Gather student bios. As part of the RSVP process, we use an online form to collect basic information such as participants' names, majors, a brief biography, extracurricular activities, and any honors received. The questionnaires act as a prescreening tool, but the details that they include also help us establish a rapport with students during the in-person casting call interview.

Make participation convenient. We schedule casting calls on consecutive days for two-hour blocks during lunchtime in the student union. We reserve two adjacent rooms upstairs: One has stations for photography and paperwork—along with free snacks, drinks, and swag courtesy of the university bookstore—and in the other students sit for a short video screen test.

Think in pictures. After students sign a waiver, we shoot their portraits against a white backdrop. This photo can be used on the website and in recruitment publications, departmental newsletters, or other marketing materials. To help students relax in front of the camera, we offer playful props such as oversized hats and silly mustaches. (We also give students their pictures, which they often share on their social media accounts.)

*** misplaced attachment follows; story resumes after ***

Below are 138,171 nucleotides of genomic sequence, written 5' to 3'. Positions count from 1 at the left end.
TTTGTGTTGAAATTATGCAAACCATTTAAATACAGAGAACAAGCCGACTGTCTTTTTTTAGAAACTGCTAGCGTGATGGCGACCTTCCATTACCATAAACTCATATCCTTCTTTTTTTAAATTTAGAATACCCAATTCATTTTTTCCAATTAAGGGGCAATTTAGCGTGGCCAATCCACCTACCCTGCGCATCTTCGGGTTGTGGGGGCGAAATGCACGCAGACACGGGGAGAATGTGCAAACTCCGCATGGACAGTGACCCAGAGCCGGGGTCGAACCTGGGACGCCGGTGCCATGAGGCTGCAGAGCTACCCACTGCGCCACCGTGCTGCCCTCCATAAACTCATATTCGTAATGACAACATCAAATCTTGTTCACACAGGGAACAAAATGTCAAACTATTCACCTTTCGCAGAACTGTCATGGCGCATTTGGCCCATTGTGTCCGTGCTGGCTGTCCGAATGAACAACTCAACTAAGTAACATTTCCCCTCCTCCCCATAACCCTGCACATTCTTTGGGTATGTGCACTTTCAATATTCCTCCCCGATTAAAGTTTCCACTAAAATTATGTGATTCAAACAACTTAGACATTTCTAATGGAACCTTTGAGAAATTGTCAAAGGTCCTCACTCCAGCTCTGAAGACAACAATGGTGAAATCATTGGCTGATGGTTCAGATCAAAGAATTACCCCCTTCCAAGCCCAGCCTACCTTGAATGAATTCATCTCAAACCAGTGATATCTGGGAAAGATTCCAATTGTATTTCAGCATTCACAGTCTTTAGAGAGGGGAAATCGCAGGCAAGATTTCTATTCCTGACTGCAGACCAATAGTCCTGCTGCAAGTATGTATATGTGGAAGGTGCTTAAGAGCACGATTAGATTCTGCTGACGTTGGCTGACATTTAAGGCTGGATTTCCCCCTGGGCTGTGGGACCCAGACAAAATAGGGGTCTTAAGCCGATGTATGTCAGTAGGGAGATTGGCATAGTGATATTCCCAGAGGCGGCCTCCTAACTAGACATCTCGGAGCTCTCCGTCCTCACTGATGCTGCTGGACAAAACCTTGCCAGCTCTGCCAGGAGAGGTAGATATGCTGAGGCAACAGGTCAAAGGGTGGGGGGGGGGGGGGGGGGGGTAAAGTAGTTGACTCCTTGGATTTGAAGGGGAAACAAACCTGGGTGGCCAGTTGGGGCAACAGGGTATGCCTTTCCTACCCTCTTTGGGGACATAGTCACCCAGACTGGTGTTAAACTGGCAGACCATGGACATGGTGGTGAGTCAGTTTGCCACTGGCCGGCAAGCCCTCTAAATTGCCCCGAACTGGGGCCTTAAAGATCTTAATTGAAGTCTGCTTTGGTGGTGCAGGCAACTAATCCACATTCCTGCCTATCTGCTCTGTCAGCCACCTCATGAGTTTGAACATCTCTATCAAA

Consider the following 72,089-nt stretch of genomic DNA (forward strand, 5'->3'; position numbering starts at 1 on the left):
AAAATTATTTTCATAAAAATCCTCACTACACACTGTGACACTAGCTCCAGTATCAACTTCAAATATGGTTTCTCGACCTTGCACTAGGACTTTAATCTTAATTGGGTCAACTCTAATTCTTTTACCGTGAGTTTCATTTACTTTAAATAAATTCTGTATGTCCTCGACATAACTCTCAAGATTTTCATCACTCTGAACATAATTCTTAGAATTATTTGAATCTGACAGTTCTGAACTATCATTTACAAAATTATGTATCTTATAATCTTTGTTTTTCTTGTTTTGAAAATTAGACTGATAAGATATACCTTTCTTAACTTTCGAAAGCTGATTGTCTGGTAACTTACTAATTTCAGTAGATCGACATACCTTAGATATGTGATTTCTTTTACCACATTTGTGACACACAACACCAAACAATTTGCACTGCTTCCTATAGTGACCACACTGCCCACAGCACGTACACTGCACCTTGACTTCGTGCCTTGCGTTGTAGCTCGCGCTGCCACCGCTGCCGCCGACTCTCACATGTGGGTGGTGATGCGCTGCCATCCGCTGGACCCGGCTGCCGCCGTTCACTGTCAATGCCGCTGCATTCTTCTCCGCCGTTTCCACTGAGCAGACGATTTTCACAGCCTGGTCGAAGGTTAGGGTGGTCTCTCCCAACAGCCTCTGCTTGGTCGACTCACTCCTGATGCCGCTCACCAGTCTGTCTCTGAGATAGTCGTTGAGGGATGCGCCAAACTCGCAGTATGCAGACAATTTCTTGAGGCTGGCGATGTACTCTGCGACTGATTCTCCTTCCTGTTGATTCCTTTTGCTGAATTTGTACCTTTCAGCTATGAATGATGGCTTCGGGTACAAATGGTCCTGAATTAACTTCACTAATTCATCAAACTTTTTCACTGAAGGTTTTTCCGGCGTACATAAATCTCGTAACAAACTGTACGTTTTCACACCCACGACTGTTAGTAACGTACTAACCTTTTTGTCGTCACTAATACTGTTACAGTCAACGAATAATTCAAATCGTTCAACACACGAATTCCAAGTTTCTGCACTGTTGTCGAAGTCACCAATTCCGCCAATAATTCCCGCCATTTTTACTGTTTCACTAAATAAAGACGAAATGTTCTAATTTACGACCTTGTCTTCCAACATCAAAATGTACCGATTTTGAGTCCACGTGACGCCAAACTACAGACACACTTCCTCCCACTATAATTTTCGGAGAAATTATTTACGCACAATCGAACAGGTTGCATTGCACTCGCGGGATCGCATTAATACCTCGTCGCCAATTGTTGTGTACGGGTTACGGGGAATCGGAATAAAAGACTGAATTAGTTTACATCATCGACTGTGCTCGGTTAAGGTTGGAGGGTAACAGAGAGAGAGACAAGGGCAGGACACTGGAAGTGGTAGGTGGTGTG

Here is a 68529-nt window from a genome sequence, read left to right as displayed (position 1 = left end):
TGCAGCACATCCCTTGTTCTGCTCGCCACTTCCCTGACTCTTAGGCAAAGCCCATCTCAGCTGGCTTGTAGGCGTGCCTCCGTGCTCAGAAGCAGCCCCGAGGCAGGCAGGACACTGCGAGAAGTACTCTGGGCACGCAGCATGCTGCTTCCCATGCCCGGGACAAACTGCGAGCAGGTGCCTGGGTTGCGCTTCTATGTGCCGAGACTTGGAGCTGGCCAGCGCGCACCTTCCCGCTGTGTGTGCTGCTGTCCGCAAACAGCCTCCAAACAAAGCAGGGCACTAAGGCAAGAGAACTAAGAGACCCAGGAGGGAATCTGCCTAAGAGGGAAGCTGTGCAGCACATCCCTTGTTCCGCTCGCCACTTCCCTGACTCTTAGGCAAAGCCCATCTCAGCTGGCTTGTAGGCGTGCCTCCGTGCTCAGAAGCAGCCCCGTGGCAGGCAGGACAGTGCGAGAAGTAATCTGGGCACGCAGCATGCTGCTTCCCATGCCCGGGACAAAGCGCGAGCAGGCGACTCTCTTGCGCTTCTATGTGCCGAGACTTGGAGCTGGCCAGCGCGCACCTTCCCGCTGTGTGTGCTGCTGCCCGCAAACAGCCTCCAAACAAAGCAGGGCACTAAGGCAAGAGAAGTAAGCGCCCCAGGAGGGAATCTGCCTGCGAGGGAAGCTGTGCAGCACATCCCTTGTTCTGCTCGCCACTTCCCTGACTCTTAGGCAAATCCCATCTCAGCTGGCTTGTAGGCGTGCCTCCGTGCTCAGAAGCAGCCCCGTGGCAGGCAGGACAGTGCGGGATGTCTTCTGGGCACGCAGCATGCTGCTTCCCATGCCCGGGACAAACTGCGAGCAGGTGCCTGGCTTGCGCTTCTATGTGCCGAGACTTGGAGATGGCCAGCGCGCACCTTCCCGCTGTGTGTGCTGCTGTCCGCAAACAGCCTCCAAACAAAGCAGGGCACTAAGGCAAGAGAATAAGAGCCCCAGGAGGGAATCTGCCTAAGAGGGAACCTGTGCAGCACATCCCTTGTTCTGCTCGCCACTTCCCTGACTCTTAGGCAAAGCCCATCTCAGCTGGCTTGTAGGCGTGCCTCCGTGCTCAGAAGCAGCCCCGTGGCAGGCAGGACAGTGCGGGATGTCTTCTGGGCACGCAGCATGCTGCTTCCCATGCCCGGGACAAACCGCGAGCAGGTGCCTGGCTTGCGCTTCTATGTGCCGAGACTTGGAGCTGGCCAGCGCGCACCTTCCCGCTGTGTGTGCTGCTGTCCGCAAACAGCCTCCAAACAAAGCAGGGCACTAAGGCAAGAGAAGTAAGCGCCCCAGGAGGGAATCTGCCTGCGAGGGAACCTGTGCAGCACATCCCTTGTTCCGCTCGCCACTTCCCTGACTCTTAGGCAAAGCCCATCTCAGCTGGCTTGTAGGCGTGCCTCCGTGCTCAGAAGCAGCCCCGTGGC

There's no reason to limit these photos to a standard portrait. During the fall 2013 sessions, we asked students to write what they were thankful for on pieces of black poster board. We photographed them holding statements such as awesome professors and undergraduate research opportunities. We combined those images with short profiles to create the Thankful Miners social media campaign last November.

Get them talking. After the photo session, students meet individually with a communications team member for a seven-question interview. Some examples from the list include Why did you choose Missouri S&T? and Are you the first in your family to attend college? The students' answers help determine what audience would be most receptive to their stories. When the students go for the screen test, they're usually more at ease after this conversation. Then we again ask why they chose Missouri S&T. We intentionally repeat the question because the students are less likely to fumble their responses. We also share a short script and ask them to put the statements into their own words.

Make the most of their time (and gain some data). When students are waiting between stations, they serve as a quick and friendly focus group by completing a short survey about their experiences at S&T. We recognize that students who are willing to share their stories are already informal brand ambassadors, and their responses allow us to check the brand's pulse.